The ANC is set to initiate a class action lawsuit against the City of Cape Town in desperate bid to force the City to scrap its water and electricity tariff hikes. Picture: Supplied
Cape Town - The ANC is set to initiate a class action lawsuit against the City of Cape Town in the Western Cape High Court next week in a desperate bid to force the City to scrap its water and electricity tariff increases.

Several hundred ratepayers have been slapped with mammoth municipal bills that have sparked widespread outrage. After the ANC Western Cape gave the City till 5pm on Wednesday to respond to its demand that the tariff increases and high bills be scrapped, party spokesperson Yonela Diko said lawyers had met “to finalise the drafting” of court papers.

ANC insiders said the party planned to collate several complaints it had received to formulate a class action lawsuit against the City.

Provincial secretary Faiez Jacobs said the ANC in the Western Cape was highly disturbed by the exorbitant water bills.

“These incorrect water readings are coupled with an unjustifiable 10% increase on water tariffs and a water device management system which punishes the poor through water restrictions once their limit has been exhausted.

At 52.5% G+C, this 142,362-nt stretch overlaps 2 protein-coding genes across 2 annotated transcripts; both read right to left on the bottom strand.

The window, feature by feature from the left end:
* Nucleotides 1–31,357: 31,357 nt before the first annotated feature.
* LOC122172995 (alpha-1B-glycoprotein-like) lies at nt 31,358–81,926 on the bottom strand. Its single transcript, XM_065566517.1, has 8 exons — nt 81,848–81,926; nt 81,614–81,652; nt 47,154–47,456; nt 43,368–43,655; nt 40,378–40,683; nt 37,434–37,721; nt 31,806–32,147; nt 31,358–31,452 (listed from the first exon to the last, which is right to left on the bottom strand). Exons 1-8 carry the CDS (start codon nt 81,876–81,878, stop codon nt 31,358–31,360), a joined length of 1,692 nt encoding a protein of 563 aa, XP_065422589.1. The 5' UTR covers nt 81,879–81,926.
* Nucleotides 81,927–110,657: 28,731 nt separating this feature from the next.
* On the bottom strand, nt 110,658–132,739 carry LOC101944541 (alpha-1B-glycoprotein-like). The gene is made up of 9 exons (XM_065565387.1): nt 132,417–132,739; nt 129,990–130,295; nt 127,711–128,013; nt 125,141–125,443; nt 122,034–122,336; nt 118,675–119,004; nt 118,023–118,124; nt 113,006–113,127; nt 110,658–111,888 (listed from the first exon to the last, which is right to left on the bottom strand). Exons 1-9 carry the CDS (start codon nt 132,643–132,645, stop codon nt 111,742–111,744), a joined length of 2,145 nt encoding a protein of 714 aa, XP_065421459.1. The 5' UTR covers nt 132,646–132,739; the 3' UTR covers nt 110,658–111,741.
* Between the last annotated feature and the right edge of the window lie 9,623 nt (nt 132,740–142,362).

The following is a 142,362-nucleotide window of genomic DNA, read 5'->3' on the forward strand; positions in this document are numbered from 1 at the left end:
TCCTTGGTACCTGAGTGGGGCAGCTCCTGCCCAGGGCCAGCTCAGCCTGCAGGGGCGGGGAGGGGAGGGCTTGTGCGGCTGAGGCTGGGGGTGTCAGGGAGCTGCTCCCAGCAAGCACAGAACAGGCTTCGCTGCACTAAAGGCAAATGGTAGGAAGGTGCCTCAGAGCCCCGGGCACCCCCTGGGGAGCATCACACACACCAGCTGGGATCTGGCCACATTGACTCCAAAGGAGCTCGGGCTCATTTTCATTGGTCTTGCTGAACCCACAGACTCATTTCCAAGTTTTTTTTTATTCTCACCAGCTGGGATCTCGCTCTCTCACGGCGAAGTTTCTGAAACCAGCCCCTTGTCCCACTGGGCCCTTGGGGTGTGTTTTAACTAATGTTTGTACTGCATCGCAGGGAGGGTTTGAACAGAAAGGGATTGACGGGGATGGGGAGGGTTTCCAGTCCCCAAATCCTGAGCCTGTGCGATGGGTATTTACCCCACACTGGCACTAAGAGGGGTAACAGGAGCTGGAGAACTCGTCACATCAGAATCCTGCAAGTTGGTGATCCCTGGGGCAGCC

“The acknowledged water crisis has been engineered by the DA government to create a Day Zero scarecrow which has led to this opportunistic and unethical restructuring of water tariffs for profiteering.

“The City also unilaterally increased water tariffs without public consultation, leading to mass public unrest in all communities.

“It is needless to say that the worst- affected are the poor and working class, as they are now at the receiving end of debt generated by an unscrupulous and incompetent DA- led city council,” Jacobs said.

But Xanthea Limberg, mayoral committee member for water and informal settlements, said the City issued close to a million accounts a month.

“Although inaccurate billing is always regrettable, only a small percentage of accounts contain billing errors, usually less than 1%. The reason for many significantly higher water bills is likely due to underground leaks. These are the responsibility of private property owners to fix. However, customers may apply to the City for a rebate if there are mitigating circumstances,” she said.

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Cape Argus